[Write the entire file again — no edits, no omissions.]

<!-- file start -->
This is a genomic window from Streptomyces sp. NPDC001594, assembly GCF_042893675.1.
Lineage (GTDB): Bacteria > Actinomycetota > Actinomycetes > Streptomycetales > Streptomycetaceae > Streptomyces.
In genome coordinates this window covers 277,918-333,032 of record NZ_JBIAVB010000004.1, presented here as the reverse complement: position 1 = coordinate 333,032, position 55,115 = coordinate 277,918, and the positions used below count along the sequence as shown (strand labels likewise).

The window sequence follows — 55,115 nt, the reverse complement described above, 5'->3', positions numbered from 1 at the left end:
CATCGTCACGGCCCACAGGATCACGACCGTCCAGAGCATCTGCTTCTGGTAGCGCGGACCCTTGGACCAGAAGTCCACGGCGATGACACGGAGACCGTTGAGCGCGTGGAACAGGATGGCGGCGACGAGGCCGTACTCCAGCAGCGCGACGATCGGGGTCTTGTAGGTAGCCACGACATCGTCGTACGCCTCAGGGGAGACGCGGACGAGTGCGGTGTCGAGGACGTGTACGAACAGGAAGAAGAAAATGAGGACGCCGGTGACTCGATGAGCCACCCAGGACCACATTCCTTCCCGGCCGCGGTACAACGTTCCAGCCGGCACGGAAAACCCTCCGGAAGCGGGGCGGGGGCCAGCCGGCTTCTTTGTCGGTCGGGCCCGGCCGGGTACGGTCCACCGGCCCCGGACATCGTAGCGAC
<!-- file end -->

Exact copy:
This is a genomic window from Streptomyces sp. NPDC001594, assembly GCF_042893675.1.
Lineage (GTDB): Bacteria > Actinomycetota > Actinomycetes > Streptomycetales > Streptomycetaceae > Streptomyces.
In genome coordinates this window covers 277,918-333,032 of record NZ_JBIAVB010000004.1, presented here as the reverse complement: position 1 = coordinate 333,032, position 55,115 = coordinate 277,918, and the positions used below count along the sequence as shown (strand labels likewise).

The window sequence follows — 55,115 nt, the reverse complement described above, 5'->3', positions numbered from 1 at the left end:
CATCGTCACGGCCCACAGGATCACGACCGTCCAGAGCATCTGCTTCTGGTAGCGCGGACCCTTGGACCAGAAGTCCACGGCGATGACACGGAGACCGTTGAGCGCGTGGAACAGGATGGCGGCGACGAGGCCGTACTCCAGCAGCGCGACGATCGGGGTCTTGTAGGTAGCCACGACATCGTCGTACGCCTCAGGGGAGACGCGGACGAGTGCGGTGTCGAGGACGTGTACGAACAGGAAGAAGAAAATGAGGACGCCGGTGACTCGATGAGCCACCCAGGACCACATTCCTTCCCGGCCGCGGTACAACGTTCCAGCCGGCACGGAAAACCCTCCGGAAGCGGGGCGGGGGCCAGCCGGCTTCTTTGTCGGTCGGGCCCGGCCGGGTACGGTCCACCGGCCCCGGACATCGTAGCGAC